Auction Pick of the Week: 1937 Ford hot rod
Matt Bange is a “self-made” hot rodder, whose parents made up for their lack of car knowledge by passing down their creativity and pouring on the positive feedback. The combination proved valuable for Bange, who has built four hot rods. He would likely be working on his fifth if his first child weren’t due in a couple of months.
“I was pretty much on my own when it came to cars,” says Bange, 33. “When I was a kid I had fun tinkering with stuff and playing with Legos and K’nex. Then I got tired of drawing hot rods and decided to actually build one. I worked a bunch of jobs as a teenager and used that money to build my first one [a 1929 Ford Model A Tudor Sedan] when I was 20. I taught myself everything—welding, fabricating, woodworking, electrical … and over the years I’ve continued to grow my connections in the hot rod world.”
That first hot rod, which Bange sold when he was 25, gave him the confidence to do more. His second build was a 1928 Model A pickup, then he tackled a 1935 Ford Model 50 pickup before taking on the 1937 Ford Model 78 Slantback Tudor Sedan pictured here. Custom work on the sedan had already been started by a former Ridler Award winner, but the vehicle had been left outside and exposed to the elements for years. When the owner passed away, Bange bought the ’37 in April 2021. He drove 14 hours to pick it up in Minnesota and then trailered it home to Michigan. The roof had been chopped three inches, which gave him a decent head start, but the car was also covered with patina and moss, neither of which scared him off.
Bange installed a small-block 307-cubic-inch V-8 engine and a two-speed Powerglide automatic transmission from a 1969 Chevy Chevelle, upgraded with a 9 Super 7 intake manifold for three two-barrel carburetors, polished pulleys, a new water pump, mechanical fuel pump, Offenhauser fuel regulator, translucent red fuel lines, a small cap HEI distributor, and Smoothie Rams Horn exhaust manifolds. The Ford also has a nine-inch rear end, a Ford Mustang II front end, front disc brakes, rear drum brakes, Wheelsmith 16×4-inch wheels with polished baby moon hubcaps, and a staggered set of Coker Firestone vintage bias-ply tires. The car has no odometer or speedometer.
Bange’s creativity doesn’t stop at the body and mechanicals. He turned an aluminum “Bob’s Beer” can (a tribute to his wife’s grandfather) into the coil cover, used an early 1900s brass fire extinguisher container as his radiator overflow bottle, installed a replica 1890s revolver as an air vent handle, glued a Lego Frankenstein inside a hole under the hood, and painted a clown—reminiscent of Pennywise, the main character in the horror movie It—on the rear of the car.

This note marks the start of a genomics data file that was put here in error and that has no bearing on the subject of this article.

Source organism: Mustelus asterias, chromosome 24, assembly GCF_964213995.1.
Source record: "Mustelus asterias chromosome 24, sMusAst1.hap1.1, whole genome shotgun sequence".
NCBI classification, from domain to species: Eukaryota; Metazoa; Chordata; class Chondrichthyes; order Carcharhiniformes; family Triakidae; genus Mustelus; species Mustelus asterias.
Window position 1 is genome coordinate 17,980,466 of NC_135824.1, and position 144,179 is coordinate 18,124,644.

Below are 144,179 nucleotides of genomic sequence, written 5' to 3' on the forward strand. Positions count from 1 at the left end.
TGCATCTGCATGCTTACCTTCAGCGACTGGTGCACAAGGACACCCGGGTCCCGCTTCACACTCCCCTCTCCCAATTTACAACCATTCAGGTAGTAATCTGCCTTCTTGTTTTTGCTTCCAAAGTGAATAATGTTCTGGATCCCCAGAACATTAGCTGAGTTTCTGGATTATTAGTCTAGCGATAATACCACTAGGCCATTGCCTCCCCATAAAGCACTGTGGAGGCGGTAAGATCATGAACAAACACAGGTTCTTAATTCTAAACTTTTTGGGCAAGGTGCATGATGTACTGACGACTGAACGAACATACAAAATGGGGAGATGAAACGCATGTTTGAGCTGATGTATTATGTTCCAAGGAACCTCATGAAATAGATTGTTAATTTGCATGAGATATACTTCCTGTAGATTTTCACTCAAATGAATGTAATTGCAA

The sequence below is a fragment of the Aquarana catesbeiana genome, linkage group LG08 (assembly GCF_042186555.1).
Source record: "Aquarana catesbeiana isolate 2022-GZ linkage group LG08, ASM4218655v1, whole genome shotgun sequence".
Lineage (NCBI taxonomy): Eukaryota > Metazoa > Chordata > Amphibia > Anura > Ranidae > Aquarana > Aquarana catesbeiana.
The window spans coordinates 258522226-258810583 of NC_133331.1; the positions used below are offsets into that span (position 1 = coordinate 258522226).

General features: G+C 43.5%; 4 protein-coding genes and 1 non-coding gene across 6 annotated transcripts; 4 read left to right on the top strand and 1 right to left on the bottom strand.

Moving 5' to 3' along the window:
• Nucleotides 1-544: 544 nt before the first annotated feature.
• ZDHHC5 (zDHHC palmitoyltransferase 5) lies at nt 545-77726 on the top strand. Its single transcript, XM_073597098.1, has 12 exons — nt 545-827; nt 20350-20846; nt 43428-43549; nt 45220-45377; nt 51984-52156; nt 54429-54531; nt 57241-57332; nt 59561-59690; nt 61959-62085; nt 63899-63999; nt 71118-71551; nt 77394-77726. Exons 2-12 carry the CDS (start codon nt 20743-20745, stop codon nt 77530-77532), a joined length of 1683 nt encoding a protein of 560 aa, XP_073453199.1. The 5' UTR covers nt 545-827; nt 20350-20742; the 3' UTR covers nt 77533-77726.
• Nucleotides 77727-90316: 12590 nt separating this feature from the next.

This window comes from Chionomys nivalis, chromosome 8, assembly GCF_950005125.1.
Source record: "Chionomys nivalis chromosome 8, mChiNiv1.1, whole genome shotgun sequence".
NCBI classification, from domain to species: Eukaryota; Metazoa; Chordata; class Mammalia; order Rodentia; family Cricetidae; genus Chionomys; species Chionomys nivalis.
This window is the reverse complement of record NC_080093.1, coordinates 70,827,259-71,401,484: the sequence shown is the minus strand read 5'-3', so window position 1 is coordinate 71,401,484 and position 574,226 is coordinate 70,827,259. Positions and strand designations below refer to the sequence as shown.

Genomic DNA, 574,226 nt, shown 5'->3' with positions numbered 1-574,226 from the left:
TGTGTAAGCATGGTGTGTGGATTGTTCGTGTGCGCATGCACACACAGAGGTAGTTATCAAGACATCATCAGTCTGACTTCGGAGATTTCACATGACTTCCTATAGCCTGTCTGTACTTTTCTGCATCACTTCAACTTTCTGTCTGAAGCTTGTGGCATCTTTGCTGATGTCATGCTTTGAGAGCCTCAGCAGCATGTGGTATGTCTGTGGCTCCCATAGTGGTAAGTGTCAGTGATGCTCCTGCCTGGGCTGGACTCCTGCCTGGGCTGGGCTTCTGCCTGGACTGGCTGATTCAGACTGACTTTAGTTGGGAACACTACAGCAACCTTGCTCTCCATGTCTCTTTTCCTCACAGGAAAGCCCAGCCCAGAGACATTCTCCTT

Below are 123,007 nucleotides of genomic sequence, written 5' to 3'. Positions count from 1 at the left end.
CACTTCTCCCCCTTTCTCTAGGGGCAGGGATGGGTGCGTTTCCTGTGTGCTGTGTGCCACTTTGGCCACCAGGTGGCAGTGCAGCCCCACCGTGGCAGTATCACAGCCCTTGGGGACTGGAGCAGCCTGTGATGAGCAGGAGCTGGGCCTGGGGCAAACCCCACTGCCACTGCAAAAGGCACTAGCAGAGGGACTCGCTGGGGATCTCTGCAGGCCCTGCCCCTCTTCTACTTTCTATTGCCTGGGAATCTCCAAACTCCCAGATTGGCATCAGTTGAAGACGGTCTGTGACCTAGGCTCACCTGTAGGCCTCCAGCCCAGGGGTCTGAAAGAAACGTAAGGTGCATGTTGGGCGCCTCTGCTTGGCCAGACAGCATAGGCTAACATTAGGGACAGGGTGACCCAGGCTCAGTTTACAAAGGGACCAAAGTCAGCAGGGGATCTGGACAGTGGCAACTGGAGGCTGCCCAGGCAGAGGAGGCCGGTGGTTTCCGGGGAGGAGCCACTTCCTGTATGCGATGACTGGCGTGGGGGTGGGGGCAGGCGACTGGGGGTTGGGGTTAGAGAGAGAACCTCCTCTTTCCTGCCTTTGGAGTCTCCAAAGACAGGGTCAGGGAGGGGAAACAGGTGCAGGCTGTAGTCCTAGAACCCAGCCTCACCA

“It’s wild and wicked, kind of like Frankenstein’s monster,” he says of the ’37 Ford. “It definitely snaps necks. A lot of people appreciate that it’s chopped and has a bare steel/patina body. Some will ask, ‘Are you going to paint it?’ And I’ll say, ‘No, it’s done.’ And they’ll say, ‘Thank you! I love it just the way it is.’”
Bange has always thrived on that kind of feedback. “There’s definitely creativity in the family,” he says. “My dad went to college to be an architect, and he likes tweaking things, just not so much on cars—he doesn’t even change his own oil. Mom is creative when it comes to crafts and stuff. And I’m told my grandpa worked on World War II vehicles.
“My parents and grandparents were always giving me positive reinforcement about the things that interested me, telling me I could do whatever I set out to do. My grandpa would take me to the airport to watch the planes, and that led to me becoming a pilot; I was in aviation for years.”
Bange has been into cars longer than he has worked in aviation, and someone out there may soon benefit from his self-made automotive skills. He says the ’37 Ford currently shares garage space with his 1935 Ford pickup truck and a 1929 Chevrolet 1.5-ton pickup that will become his next project—someday, just not someday soon.
“[My wife, Heather, and I] are expecting our firstborn, Wyatt, in late October, and obviously all of our attention is going to go to him,” Bange says. “And I have to make some room in the garage for something that’s good in the winter weather.”
That means something has to go, and that something is his ’37 Ford hot rod. Since Bange serves as Hagerty Marketplace coordinator, what better place to put it up for auction? With 11 days remaining in the auction, bidding has reached $7300. The auction closes on September 11 at 3:30 p.m. Eastern Time, when Bange can officially turn his attention to a new baby. We’re guessing little Wyatt won’t be lacking in creativity.